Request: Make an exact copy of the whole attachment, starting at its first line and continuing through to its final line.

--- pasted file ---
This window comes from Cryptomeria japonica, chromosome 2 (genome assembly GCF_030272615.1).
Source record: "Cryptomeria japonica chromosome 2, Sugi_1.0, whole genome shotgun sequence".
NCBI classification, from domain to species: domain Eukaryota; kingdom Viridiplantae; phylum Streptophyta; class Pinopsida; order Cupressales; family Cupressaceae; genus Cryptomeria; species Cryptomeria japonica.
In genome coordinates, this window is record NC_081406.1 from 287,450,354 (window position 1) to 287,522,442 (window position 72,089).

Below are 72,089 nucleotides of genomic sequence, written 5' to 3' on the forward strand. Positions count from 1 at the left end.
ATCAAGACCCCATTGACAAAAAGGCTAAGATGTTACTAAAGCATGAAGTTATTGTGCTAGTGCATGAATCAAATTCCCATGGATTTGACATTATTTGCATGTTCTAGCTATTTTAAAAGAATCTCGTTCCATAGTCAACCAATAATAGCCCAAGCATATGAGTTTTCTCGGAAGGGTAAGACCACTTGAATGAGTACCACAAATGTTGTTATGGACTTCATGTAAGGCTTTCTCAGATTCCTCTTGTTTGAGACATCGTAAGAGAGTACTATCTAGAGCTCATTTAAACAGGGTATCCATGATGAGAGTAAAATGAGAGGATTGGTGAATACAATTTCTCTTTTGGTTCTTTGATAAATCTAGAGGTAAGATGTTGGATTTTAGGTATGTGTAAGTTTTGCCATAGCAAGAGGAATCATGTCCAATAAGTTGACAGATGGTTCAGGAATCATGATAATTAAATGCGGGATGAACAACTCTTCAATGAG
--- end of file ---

This window comes from Cryptomeria japonica, chromosome 2 (genome assembly GCF_030272615.1).
Source record: "Cryptomeria japonica chromosome 2, Sugi_1.0, whole genome shotgun sequence".
NCBI classification, from domain to species: domain Eukaryota; kingdom Viridiplantae; phylum Streptophyta; class Pinopsida; order Cupressales; family Cupressaceae; genus Cryptomeria; species Cryptomeria japonica.
In genome coordinates, this window is record NC_081406.1 from 287,450,354 (window position 1) to 287,522,442 (window position 72,089).

Below are 72,089 nucleotides of genomic sequence, written 5' to 3' on the forward strand. Positions count from 1 at the left end.
ATCAAGACCCCATTGACAAAAAGGCTAAGATGTTACTAAAGCATGAAGTTATTGTGCTAGTGCATGAATCAAATTCCCATGGATTTGACATTATTTGCATGTTCTAGCTATTTTAAAAGAATCTCGTTCCATAGTCAACCAATAATAGCCCAAGCATATGAGTTTTCTCGGAAGGGTAAGACCACTTGAATGAGTACCACAAATGTTGTTATGGACTTCATGTAAGGCTTTCTCAGATTCCTCTTGTTTGAGACATCGTAAGAGAGTACTATCTAGAGCTCATTTAAACAGGGTATCCATGATGAGAGTAAAATGAGAGGATTGGTGAATACAATTTCTCTTTTGGTTCTTTGATAAATCTAGAGGTAAGATGTTGGATTTTAGGTATGTGTAAGTTTTGCCATAGCAAGAGGAATCATGTCCAATAAGTTGACAGATGGTTCAGGAATCATGATAATTAAATGCGGGATGAACAACTCTTCAATGAG